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ON FAITH & MEDIA View Comments

The Sitter

By
Kurt Jensen
Source: Catholic News Service

Felony child endangerment presented as "life lessons" constitutes the theme, such as it is, of "The Sitter" (Fox).

Director David Gordon Green and screenwriters Brian Gatewood and Alessandro Tanaka run the gamut of degradation, tossing in some racism for good measure.

Jonah Hill plays Noah, a schlubby failure whose only goal is to gain happiness for his mother Sandy (Jessica Hecht). Noah has been kicked around all his life, or at least ever since his successful father Jim (Bruce Altman) abandoned the family.

To let his mother attend a party where she might find a new romance, Noah agrees to baby-sit three neighbor kids: Slater (Max Records) Blithe (Landry Bender) and Rodrigo (Kevin Hernandez), all of whom have issues of their own.

Slater—the oldest, at all of 13—is dealing with the budding realization that he's gay; Blithe is foul-mouthed and seeks a hard-partying lifestyle; and Rodrigo, a foster child from South America, likes explosives and has a bladder-control problem.

When Noah hauls them to a drug dealer to buy cocaine for Marisa (Ari Graynor), whom he hopes to make his girlfriend, all goes, er, well until Rodrigo steals a $10,000 "egg" of the drug which Noah breaks. He spends the rest of the night hurtling around New York City trying to make things right for himself, dealing with his own pain, and "solving" problems for the children with oversimplified lectures.

Slater's sexual anxiety is resolved when Noah tells him, "There's nothing wrong with you. You're normal." Noah advises Blithe to jettison the garish makeup and act her age, and explains to Rodrigo his own anger at having been ditched by his father.

All of this occurs after Noah has committed a break-in and multiple thefts, and dealt with grotesquely stereotyped African-Americans at a club.

Be dishonest, engage in crime, put children in harm's way, and all will turn out right. That's the "moral" of this sad, sick fantasy—a take-away that should make all sensible moviegoers stay away.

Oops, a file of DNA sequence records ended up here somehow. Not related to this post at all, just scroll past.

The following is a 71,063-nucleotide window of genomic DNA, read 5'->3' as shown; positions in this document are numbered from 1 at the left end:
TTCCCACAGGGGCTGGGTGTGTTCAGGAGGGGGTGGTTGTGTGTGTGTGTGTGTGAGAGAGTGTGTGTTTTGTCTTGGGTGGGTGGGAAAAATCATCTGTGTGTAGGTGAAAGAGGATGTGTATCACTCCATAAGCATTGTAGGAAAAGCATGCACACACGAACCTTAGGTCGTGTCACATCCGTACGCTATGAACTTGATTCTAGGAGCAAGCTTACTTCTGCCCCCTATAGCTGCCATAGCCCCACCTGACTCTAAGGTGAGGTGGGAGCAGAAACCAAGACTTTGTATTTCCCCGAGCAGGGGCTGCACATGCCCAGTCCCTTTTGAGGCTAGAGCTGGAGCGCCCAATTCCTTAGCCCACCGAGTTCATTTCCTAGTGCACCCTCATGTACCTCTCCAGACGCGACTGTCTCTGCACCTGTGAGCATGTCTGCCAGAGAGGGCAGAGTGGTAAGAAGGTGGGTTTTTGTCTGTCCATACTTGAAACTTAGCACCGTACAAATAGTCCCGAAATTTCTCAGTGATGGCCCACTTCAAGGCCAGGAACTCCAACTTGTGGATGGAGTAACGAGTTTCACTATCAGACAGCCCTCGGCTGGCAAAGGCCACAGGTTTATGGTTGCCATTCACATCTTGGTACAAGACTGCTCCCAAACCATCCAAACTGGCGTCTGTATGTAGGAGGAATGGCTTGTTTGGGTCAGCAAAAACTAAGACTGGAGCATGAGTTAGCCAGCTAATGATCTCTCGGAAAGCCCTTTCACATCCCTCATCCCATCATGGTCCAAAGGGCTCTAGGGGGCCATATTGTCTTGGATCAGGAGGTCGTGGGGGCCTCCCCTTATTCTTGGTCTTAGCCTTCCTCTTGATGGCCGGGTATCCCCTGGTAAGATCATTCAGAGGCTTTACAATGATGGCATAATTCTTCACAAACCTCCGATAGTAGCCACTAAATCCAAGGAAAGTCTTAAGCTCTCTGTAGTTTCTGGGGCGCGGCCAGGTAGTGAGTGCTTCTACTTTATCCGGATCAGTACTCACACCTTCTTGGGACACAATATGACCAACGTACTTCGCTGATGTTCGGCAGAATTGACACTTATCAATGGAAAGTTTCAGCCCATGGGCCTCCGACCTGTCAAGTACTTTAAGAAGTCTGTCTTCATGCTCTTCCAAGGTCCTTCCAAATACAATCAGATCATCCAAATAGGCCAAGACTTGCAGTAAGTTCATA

The film contains an explicit nonmarital sex act, fleeting profanity, acceptance of homosexual activity, pervasive rough, crude and crass language, frequent references to drug use, body functions and pedophilia, as well as racial stereotyping. The Catholic News Service classification is O—morally offensive. The Motion Picture Association of America rating is R—restricted. Under 17 requires accompanying parent or adult guardian.

*****
Kurt Jensen is a guest reviewer for Catholic News Service.



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Ludovico of Casoria: Born in Casoria (near Naples), Arcangelo Palmentieri was a cabinet-maker before entering the Friars Minor in 1832, taking the name Ludovico. After his ordination five years later, he taught chemistry, physics and mathematics to younger members of his province for several years. 
<p>In 1847 he had a mystical experience which he later described as a cleansing. After that he dedicated his life to the poor and the infirm, establishing a dispensary for the poor, two schools for African children, an institute for the children of nobility, as well as an institution for orphans, the deaf and the speechless, and other institutes for the blind, elderly and for travelers. In addition to an infirmary for friars of his province, he began charitable institutes in Naples, Florence and Assisi. He once said, "Christ’s love has wounded my heart." This love prompted him to great acts of charity.
</p><p>To help continue these works of mercy, in 1859 he established the Gray Brothers, a religious community composed of men who formerly belonged to the Secular Franciscan Order. Three years later he founded the Gray Sisters of St. Elizabeth for the same purpose.
</p><p>Toward the beginning of his final, nine-year illness, Ludovico wrote a spiritual testament which described faith as "light in the darkness, help in sickness, blessing in tribulations, paradise in the crucifixion and life amid death." The local work for his beatification began within five months of Ludovico’s death. He was beatified in 1993.</p> American Catholic Blog Father, there are so many times when I attempt to do something good, and disturbing situations arise, as if someone or some power is trying to stop me. Give me the grace never to be afraid or avoid doing good for fear of Satan. In Jesus's name, Father, I ask for this grace, Amen.


 
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